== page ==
Presence and Processing: Supportive Spirituality for Nurses During a Pandemic

Explanation of the Project

What began as an attempt to understand how spirituality could be an asset to healthcare staff evolved during the COVID-19 pandemic into interventions to embrace spirituality as a critical resource for nurses. Through two years of research by literature review, observations, interviews, and support efforts to staff, I have learned that a ministry of presence and opportunities processing can positively impact healthcare culture. As a chaplain, I deliver care through a ministry of presence. Theologically, presence is grounded in a biblical account of Jesus as a companion to two disciples on the road to Emmaus. That account powerfully pictures two practices I utilized with nurses: reflection and story-telling debrief.

Ministry Context and Challenges

Since 1960, Longmont United Hospital has operated as a community hospital. The hospital increased access to comprehensive medical specialty services and pioneered holistic resources for the Longmont community. In 2016, it completed a merger with Centura Health, an integrated health delivery network. Participation in larger healthcare systems often necessitates budget optimization, including reducing resources. As some resources for staff well-being changed, increased workloads led to fatigue and stressors. With exhaustion growing and the COVID-19 pandemic emerging, many caregivers and frontline responders faced anxiety and burnout. Challenges like these present opportunities to positively and spiritually support staff through processing difficulty, reflection and story-telling debrief.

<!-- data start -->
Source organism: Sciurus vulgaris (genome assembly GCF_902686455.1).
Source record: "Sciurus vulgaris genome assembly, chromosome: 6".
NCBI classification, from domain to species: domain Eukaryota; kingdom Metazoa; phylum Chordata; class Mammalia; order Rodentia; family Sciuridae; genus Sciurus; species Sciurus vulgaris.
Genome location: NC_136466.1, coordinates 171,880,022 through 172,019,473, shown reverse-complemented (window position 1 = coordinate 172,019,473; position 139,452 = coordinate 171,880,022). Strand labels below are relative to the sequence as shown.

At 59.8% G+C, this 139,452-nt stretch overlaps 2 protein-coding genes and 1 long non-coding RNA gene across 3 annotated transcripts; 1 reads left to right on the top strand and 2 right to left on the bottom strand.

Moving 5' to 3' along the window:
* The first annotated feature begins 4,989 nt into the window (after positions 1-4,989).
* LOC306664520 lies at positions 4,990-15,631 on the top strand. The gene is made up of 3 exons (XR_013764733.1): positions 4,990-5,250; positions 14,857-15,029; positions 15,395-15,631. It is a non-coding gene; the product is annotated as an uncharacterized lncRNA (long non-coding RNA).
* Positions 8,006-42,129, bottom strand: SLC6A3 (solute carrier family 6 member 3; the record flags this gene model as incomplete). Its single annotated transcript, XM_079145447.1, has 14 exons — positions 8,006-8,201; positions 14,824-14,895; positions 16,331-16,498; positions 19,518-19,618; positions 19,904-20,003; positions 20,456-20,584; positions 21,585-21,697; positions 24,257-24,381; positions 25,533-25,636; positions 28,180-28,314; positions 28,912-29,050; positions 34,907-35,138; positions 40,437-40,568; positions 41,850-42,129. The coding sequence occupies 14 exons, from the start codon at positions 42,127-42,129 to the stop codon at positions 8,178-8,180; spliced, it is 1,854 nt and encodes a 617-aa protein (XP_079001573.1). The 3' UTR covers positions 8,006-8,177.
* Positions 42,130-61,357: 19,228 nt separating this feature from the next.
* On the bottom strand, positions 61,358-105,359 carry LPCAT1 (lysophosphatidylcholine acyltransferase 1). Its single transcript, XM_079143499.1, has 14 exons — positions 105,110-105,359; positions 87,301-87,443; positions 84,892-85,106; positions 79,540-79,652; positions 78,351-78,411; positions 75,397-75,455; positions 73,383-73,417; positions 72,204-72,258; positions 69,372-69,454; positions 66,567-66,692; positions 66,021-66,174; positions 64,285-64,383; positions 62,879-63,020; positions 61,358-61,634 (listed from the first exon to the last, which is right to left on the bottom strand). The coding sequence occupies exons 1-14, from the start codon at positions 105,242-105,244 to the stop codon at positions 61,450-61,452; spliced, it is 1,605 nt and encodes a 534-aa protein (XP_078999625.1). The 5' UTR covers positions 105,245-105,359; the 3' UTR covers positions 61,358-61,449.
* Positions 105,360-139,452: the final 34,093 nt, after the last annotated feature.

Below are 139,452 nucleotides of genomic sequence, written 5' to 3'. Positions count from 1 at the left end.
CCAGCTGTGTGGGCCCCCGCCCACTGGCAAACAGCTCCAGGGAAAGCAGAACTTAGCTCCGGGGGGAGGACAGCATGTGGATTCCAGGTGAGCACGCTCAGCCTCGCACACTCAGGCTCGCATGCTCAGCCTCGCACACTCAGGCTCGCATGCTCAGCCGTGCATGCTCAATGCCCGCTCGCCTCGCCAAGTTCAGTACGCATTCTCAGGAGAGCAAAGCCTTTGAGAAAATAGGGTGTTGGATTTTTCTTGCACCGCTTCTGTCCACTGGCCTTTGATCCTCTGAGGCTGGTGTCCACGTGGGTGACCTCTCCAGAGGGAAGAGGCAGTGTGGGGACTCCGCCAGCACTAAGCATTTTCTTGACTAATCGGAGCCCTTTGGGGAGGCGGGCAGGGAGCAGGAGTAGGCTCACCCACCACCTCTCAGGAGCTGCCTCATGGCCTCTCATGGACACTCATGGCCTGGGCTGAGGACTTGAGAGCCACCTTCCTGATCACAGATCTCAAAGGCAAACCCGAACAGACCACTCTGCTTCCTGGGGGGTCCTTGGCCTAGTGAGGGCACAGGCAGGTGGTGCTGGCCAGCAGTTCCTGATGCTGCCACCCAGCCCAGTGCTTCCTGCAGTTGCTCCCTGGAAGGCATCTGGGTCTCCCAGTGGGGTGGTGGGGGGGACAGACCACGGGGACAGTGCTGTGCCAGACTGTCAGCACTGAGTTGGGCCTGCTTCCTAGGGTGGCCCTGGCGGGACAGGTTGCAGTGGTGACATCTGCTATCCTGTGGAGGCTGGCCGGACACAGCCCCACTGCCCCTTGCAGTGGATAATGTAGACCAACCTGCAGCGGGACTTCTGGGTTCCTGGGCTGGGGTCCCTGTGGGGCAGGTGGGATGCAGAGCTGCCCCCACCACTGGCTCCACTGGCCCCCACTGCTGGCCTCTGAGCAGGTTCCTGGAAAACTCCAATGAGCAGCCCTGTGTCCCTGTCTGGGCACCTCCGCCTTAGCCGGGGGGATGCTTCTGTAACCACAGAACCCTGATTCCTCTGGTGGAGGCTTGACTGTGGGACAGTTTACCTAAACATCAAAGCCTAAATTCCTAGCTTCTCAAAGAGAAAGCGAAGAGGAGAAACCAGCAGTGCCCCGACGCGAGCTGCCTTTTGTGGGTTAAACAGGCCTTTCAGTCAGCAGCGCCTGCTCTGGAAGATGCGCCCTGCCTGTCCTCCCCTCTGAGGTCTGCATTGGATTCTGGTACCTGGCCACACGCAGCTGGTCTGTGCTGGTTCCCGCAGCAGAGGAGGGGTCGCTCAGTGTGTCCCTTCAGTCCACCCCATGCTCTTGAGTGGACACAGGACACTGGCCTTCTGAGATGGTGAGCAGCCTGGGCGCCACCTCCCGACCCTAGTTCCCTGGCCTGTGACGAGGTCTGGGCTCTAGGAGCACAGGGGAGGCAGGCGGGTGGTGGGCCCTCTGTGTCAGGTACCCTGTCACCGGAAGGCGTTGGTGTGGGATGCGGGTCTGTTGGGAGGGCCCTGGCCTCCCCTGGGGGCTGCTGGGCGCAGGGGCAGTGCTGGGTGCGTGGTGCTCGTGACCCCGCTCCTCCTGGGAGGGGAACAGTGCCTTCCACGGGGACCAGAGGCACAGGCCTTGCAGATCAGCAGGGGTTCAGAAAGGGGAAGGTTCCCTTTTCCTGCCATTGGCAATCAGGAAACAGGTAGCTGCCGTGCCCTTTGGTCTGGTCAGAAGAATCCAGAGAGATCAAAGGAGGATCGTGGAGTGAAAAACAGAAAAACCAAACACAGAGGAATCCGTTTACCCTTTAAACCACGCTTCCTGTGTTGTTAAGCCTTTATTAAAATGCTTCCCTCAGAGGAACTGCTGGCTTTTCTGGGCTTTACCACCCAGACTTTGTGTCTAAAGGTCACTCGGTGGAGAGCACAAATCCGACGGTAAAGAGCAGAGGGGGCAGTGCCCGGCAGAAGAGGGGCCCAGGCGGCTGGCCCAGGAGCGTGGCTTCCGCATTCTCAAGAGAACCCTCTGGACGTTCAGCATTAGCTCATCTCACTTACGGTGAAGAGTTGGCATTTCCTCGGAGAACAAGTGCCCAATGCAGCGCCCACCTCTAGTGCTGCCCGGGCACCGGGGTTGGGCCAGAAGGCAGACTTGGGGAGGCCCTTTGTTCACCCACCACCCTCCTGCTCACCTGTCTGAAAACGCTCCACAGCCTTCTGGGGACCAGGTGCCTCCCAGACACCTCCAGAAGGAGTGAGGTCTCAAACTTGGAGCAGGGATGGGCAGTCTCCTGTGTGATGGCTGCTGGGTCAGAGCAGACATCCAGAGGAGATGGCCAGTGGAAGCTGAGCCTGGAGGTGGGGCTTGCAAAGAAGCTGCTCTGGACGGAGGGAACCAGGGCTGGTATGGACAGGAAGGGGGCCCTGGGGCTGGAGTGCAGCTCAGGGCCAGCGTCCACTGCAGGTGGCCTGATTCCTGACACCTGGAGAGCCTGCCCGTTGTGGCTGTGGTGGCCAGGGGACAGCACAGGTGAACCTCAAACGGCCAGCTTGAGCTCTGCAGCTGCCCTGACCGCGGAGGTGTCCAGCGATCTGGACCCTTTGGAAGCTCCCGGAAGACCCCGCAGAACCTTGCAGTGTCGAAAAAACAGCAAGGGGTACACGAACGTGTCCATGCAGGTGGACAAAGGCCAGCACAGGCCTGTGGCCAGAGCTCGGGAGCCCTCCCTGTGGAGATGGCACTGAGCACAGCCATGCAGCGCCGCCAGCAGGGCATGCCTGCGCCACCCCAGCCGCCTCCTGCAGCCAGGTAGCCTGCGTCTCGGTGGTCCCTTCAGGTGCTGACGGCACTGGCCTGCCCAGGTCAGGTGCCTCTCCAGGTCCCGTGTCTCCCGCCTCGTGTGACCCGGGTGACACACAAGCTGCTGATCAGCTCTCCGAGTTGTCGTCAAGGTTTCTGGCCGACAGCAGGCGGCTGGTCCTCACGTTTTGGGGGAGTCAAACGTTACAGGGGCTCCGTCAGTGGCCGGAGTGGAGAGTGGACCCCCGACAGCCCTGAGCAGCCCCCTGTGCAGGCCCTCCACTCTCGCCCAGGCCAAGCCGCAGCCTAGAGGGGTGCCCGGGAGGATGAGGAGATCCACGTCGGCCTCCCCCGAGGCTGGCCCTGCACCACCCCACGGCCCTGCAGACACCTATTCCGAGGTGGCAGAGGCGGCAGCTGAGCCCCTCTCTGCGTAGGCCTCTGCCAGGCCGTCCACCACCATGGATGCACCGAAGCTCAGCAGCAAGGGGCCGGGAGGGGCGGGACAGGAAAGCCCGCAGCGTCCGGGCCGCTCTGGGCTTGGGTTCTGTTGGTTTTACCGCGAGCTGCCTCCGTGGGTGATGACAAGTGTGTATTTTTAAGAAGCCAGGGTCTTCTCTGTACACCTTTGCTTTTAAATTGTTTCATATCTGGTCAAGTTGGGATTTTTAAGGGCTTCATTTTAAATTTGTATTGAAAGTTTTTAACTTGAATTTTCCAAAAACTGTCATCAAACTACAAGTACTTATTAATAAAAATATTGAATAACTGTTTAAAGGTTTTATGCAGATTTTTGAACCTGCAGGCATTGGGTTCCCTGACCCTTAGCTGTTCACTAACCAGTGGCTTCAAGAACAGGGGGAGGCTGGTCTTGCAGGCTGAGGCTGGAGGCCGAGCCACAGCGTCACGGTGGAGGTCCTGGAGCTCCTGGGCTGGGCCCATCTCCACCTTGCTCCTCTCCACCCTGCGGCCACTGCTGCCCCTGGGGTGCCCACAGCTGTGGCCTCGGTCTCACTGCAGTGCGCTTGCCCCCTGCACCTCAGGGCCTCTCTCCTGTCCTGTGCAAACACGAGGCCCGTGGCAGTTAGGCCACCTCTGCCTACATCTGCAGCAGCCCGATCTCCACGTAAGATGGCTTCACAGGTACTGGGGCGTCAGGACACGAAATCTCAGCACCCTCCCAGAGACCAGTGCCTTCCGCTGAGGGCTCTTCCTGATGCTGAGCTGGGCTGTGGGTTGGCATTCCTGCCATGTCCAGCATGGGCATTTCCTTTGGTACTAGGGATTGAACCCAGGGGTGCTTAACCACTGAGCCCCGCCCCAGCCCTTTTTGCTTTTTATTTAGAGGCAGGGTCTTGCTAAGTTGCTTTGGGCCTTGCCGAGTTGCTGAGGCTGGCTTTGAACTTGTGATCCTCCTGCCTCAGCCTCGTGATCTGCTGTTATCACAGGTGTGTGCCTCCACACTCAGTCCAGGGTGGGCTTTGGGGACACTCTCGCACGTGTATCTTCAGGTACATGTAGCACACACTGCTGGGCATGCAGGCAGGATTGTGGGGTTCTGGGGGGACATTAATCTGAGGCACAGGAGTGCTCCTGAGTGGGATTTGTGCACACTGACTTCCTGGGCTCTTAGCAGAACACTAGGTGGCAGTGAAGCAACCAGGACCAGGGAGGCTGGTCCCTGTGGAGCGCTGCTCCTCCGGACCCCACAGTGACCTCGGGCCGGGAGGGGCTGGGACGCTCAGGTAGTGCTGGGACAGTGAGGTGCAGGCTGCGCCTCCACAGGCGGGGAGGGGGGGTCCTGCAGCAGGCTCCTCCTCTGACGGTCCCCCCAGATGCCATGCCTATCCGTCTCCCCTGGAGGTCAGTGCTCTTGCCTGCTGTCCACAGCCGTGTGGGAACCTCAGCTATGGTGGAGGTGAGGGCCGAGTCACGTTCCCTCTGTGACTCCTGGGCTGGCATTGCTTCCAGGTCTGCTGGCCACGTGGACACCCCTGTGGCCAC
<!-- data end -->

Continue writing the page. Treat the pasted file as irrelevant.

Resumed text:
Through interviews, focus groups, and staff meeting observations that engaged over 60 nurses and ancillary staff, I determined:

  • 100% felt that spiritual resources should be available to healthcare staff
  • 44% thought there was no time to leave their work area to find spiritual resources
  • 48% felt spiritualty helped them connect to patients’ experiences and needs

Struggling to care for patients and families, caregivers and frontline responders have little time to care for themselves. Nurses work to integrate their meaning and values with distressing encounters and demanding workloads. They hope chaplains will bring spiritual care to them during critical incidents. Those challenges and the invitations of unit leadership compelled me to provide direct spiritual support to critical care nurses.

The Project

A simple initiative was born from the literature, observations, and feedback: a collaboration with departmental leadership to offer interactive and caring spiritual support to critical care nurses. The broader effort would be a matter of “making rounds,” or walking the halls, spending time in departments, talking with and helping staff. As a chaplain, I approached rounds as a way of being present to those in need. “Rounds” includes check-ins with meaningful questions, listening to concerns, encouraging staff, and addressing the well-being of staff. I hoped to integrate this into the standard workflow and social collaboration on the unit(s). I came in early to shift changes to be present on the floor, show up with refreshments, or swung by if there was a lunch celebration for a new birth or marriage. Developing a trusting foundation for ministry and establishing a relational currency requires visibility, accessibility, and trust. Moving beyond rounding, I used two distinct caring procedures:

  • 1:1 Spiritual companionship and support with interested ICU nurses utilizing a reflective and story-telling model to understand meaning, purpose, and values in service to others
  • 1:1 Debriefing traumatic patient encounters, including complex deaths, with ICU nurses

Many nurses experience healthcare burnout and need support. Engaging well-being improves staff morale, enhances resiliency, and transforms the culture. While there are limitations for direct spiritual support during rounds, chaplain support through individualized consultations to staff leads to positive effects on the unit.